Forty-hour weeks are nonexistent in this field. Be prepared to consistently log sixty or more hours per week as a medical sales representative. Electronic media have made it much simpler for salespeople to communicate and also have made it possible for them to make many more contacts during the day. With e-mail, voice mail, computers, cellular phones, pagers, telephones, and fax machines available around the clock, there are many ways to work with customers that were not available just a few years ago. More customer contact also means more preparation, more presentations, and more follow-up.
The commitment required to meet customer needs and expectations means that time for personal hobbies and recreation is greatly diminished. Although customers may leave work at 3:00 P.M., the sales rep's job is far from over as work hours often run from 6:00 A.M. to 8:00 P.M. or later. The rewards are great but the energy and time commitment necessary for success are also great.
HOME HEALTH SERVICES
Many changes are happening in the health care market-place that have and will continue to challenge medical sales representatives. One change that affects where reps do business is the trend toward home health services. Home health care is the second-fastest growing industry in the economy. Interestingly, hospitals are growing more slowly than any other health service industry despite being the largest sector within health care. This means that companies must figure out how to get their products into the home health market for use on patients who would have been treated in a hospital in the past.
BUYOUTS AND MERGERS
A second challenge for sales personnel in today's medical market is the ongoing process of medical company buyouts and mergers. This has both short-term and long-term effects. Short-term, it means that downsizing of sales forces is an immediate possibility whenever a buyout or merger occurs. Long-term, it means that larger companies emerge with more negotiating power than their smaller competitors. Many medical product companies have so many divergent businesses that they can bundle them together in package deals. Reps working for smaller companies may actually have a better product and/or a better price but not be given business opportunities by potential customers. This happens because the customer cannot afford to have prices go up on several product lines from the bigger company if they decide to buy one product line from the small competitor.
Making a career decision to work for a specific medical company should be based as much on knowledge of the competition as the company being considered. Most product categories have anywhere from two to five major national competitors and often face additional regional competitors as well. Understanding the type of products a company sells and the competing products is a must for future medical representatives.
DIFFERENT PRODUCTS HAVE DIFFERENT SALES NEEDS
A third challenge in today's market is the simple fact that certain types of products have little need for salespeople. For example, a company that sells only Band-Aids to hospitals will probably not have its own sales force because Band-Aids are considered a low-technology product bought and sold primarily on price. Band-Aids can be bought by non-nursing purchasing managers over the telephone without a need for any technical assistance from a salesperson. Many health care products have fallen into this same "commodity" product category over the years, and the more common a product is, the less need there is for an outside representative.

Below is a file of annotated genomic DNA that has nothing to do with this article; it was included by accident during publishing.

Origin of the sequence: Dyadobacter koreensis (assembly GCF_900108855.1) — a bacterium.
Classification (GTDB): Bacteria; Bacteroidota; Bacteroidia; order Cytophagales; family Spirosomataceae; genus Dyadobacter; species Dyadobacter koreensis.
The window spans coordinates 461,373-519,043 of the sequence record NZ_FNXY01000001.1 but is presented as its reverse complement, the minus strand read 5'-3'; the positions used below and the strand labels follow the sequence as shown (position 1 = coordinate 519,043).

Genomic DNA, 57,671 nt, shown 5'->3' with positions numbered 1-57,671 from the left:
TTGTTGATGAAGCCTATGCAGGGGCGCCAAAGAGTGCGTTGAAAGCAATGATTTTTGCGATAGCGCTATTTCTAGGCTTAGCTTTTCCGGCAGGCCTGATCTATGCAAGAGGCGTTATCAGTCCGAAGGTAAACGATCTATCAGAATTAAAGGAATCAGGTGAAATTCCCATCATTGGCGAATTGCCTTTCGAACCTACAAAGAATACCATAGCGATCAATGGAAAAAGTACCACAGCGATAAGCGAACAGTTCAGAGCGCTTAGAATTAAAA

Health care products can be classified into one of three product categories: commodity, proprietary, or new technology. As previously mentioned, commodity products are products that are almost identically made by various manufacturers. For example, pillowcases for hospitals and nursing homes are manufactured and sold by several companies with little difference in their products. The most important criterion in this product category is price, since competing products are so similar. Going to work for a company that sells only commodity products probably means that the income potential is lower than it is in other health care sectors, because profit margins tend to be very low.
Proprietary products are those that perform the same job functions as competing products but go about it in a different way. Sales reps for proprietary-type products are needed because customers must be convinced that the "different" way of doing the same thing is the better way. For example, two companies may be competing for a customer's face-mask business with completely different face masks. Both products may perform the job of filtering airborne contaminants, but if one of the masks can be put on with one hand and the other mask takes two, the sales rep may be able to build a case for the "one hand" mask based on convenience or time savings. Typically, proprietary products will have a patent on product design or composition so that competitors cannot simply copy the better product and turn the product into a commodity item. It is always good to know what patent protection might stand behind a company's products.
The final type of product is the new technology product. New technology products introduce a new medical practice altogether. When lasers first began to be used for health care applications, new medical methods and procedures began being used for the very first time. Laparoscopic instruments are another great example of a new technology product because they allowed surgeons to perform surgical procedures in a new way that would greatly benefit their patients.
Companies selling new technology products will always need salespeople because customers must be taught the new practices after they have seen or experienced the corresponding benefits that the product offers. Generally, the income level generated from selling these products is the highest of the three, and a working knowledge of the company's products and competition will help tremendously in identifying those companies that have the most to offer in terms of both income and job security.
The field of medical sales is a wonderful place to dream. It offers the opportunity of a fantastic income while working with intelligent, caring people. Medical sales careers are characterized by professional growth through constant education and training while also providing the chance to develop business relationships into long-term friendships. The career is a consuming, challenging one, but one that has financial, professional, and personal rewards. Theodore Roosevelt once said, "Far and away the best prize that life offers is the chance to work hard at work worth doing." Ultimately, a career in medical sales is just that.